With the exemption of the Benavides Monument, how ironic that these ancient monuments, originally installed to give credits to whatever they commemorate, are now neglected. Do we really need another World War for them to be destructed just to see their historical and cultural significance? If that happens, all we can say then is “sayang…”
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The University of Michigan Digital Library and Photographic Archives
Wednesday, June 23, 2010
Sunday, June 13, 2010
I was hoping that someday, I would like to have my own petal someday from Lipa. But Lipa was too far from my hometown in Meycauayan, Bulacan. How can i obtain one?
Miracle was just around the corner.
I got my answer through my friend, Marvin Dalag. I have this bunch of friends who are very inclined with santo things (religious stuff to be more precise). We were invited by Paul from Guiguinto that there will be a healing mass, an activity prepared for their upcoming fiesta in 2008. Marvin told us that it was a special healing mass because rose petals will be distributed by Carmelo Cortez and it would depend on whose petal that religious images will appear. I said to my self, "whoah, I don't have to go to Lipa just to have those rose petals". But who was Carmelo, by the way? How did images appeared on rose petals? I have too many questions in my mind. Marvin, again, provided the answers.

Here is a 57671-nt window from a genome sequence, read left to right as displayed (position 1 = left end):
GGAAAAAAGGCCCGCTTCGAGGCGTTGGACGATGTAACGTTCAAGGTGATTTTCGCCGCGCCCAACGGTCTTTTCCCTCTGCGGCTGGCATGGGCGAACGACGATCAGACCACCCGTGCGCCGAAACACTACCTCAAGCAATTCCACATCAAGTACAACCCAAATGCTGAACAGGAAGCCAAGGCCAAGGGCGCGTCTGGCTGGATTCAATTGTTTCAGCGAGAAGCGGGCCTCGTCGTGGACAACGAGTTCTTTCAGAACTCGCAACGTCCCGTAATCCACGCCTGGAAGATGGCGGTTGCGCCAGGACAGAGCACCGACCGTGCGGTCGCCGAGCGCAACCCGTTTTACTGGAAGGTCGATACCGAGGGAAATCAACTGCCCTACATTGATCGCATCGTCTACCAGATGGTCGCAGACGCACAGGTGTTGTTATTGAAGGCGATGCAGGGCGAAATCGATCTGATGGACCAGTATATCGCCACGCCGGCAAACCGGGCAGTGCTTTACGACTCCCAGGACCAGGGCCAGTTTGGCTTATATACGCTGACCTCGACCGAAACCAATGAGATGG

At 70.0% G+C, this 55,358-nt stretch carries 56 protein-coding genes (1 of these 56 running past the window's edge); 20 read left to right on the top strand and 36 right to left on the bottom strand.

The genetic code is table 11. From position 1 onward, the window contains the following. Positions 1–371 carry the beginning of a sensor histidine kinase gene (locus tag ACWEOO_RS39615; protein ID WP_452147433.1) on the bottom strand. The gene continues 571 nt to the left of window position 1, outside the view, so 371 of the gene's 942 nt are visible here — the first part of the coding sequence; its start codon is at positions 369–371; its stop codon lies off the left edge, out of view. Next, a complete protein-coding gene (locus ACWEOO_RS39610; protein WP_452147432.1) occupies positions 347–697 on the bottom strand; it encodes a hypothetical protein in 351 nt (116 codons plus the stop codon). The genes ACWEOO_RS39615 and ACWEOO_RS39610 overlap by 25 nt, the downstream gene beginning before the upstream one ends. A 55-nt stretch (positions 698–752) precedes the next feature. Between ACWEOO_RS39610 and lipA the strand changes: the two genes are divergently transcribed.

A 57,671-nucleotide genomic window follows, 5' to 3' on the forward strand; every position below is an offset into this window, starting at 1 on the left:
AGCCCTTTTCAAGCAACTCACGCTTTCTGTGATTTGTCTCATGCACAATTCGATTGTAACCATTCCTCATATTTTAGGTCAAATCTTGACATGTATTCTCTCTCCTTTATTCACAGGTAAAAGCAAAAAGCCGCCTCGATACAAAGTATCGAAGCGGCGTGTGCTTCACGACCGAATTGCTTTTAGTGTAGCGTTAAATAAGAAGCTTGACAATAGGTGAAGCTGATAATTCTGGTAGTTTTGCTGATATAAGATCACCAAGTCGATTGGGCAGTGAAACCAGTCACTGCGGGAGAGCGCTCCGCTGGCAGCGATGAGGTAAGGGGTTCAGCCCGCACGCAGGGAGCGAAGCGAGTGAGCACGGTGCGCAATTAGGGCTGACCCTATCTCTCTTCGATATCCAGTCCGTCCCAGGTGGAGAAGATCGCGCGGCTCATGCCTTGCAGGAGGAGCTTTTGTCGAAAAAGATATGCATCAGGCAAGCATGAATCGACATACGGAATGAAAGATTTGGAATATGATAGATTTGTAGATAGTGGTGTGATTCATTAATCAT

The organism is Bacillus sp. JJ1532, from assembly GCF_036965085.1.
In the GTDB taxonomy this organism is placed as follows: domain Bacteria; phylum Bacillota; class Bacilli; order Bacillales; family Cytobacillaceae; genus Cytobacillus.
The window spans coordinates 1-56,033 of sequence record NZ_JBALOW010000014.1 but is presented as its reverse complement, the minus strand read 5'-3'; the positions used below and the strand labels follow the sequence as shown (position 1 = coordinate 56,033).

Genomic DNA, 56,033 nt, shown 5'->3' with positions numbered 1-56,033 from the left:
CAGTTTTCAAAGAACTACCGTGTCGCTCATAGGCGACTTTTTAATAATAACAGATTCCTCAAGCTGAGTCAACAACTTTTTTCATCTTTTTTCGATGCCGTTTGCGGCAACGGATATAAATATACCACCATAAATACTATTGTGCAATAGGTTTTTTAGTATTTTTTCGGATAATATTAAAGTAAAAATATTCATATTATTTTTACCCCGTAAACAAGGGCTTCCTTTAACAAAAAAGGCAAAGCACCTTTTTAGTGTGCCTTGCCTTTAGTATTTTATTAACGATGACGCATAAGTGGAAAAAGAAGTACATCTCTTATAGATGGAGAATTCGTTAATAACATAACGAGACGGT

Mary and the Roses
It was in June 12, 1991 that a young lady dressed in white appeared to Bro. Carmelo. first witnessed manifestations of rose petals with religious images, and healing. Her heart was visible, just like the image of the Immaculate Heart of Mary, but this time with the Holy Eucharist at the center encircled by stars. She had a rosary and a Mt. Carmel Scapular on each of her hand. It was the beginning of his mission.